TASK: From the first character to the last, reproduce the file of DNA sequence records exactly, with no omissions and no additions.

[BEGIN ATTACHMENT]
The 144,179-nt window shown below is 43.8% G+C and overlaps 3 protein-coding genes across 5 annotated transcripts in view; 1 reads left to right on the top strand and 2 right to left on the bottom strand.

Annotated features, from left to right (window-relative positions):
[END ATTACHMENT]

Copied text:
The 144,179-nt window shown below is 43.8% G+C and overlaps 3 protein-coding genes across 5 annotated transcripts in view; 1 reads left to right on the top strand and 2 right to left on the bottom strand.

Annotated features, from left to right (window-relative positions):